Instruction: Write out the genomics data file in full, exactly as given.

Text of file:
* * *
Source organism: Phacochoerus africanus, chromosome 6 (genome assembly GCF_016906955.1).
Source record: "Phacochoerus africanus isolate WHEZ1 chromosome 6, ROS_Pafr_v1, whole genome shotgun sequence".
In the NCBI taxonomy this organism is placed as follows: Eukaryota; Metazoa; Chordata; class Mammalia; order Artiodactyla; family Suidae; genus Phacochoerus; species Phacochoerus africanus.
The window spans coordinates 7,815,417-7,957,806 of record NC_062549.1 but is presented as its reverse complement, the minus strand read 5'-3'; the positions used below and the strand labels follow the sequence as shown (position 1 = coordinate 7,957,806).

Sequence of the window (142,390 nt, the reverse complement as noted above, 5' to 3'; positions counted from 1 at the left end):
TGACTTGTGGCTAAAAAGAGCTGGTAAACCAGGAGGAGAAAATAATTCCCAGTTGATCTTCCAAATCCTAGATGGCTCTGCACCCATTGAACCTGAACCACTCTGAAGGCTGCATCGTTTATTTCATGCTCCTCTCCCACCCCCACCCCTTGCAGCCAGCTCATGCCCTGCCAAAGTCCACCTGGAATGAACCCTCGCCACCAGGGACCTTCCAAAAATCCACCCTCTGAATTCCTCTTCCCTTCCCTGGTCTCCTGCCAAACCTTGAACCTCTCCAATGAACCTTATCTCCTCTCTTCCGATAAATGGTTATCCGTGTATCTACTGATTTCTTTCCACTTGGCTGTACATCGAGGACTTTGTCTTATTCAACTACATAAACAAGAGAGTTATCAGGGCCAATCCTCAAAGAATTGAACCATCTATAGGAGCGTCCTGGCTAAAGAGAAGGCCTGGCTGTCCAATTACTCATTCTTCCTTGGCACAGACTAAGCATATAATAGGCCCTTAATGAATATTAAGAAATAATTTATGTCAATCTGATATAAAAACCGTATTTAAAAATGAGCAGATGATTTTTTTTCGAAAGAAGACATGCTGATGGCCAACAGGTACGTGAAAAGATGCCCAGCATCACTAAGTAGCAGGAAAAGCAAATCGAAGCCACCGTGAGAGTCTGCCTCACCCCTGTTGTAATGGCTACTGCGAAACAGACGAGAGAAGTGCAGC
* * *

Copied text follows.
Source organism: Phacochoerus africanus, chromosome 6 (genome assembly GCF_016906955.1).
Source record: "Phacochoerus africanus isolate WHEZ1 chromosome 6, ROS_Pafr_v1, whole genome shotgun sequence".
In the NCBI taxonomy this organism is placed as follows: Eukaryota; Metazoa; Chordata; class Mammalia; order Artiodactyla; family Suidae; genus Phacochoerus; species Phacochoerus africanus.
The window spans coordinates 7,815,417-7,957,806 of record NC_062549.1 but is presented as its reverse complement, the minus strand read 5'-3'; the positions used below and the strand labels follow the sequence as shown (position 1 = coordinate 7,957,806).

Sequence of the window (142,390 nt, the reverse complement as noted above, 5' to 3'; positions counted from 1 at the left end):
TGACTTGTGGCTAAAAAGAGCTGGTAAACCAGGAGGAGAAAATAATTCCCAGTTGATCTTCCAAATCCTAGATGGCTCTGCACCCATTGAACCTGAACCACTCTGAAGGCTGCATCGTTTATTTCATGCTCCTCTCCCACCCCCACCCCTTGCAGCCAGCTCATGCCCTGCCAAAGTCCACCTGGAATGAACCCTCGCCACCAGGGACCTTCCAAAAATCCACCCTCTGAATTCCTCTTCCCTTCCCTGGTCTCCTGCCAAACCTTGAACCTCTCCAATGAACCTTATCTCCTCTCTTCCGATAAATGGTTATCCGTGTATCTACTGATTTCTTTCCACTTGGCTGTACATCGAGGACTTTGTCTTATTCAACTACATAAACAAGAGAGTTATCAGGGCCAATCCTCAAAGAATTGAACCATCTATAGGAGCGTCCTGGCTAAAGAGAAGGCCTGGCTGTCCAATTACTCATTCTTCCTTGGCACAGACTAAGCATATAATAGGCCCTTAATGAATATTAAGAAATAATTTATGTCAATCTGATATAAAAACCGTATTTAAAAATGAGCAGATGATTTTTTTTCGAAAGAAGACATGCTGATGGCCAACAGGTACGTGAAAAGATGCCCAGCATCACTAAGTAGCAGGAAAAGCAAATCGAAGCCACCGTGAGAGTCTGCCTCACCCCTGTTGTAATGGCTACTGCGAAACAGACGAGAGAAGTGCAGC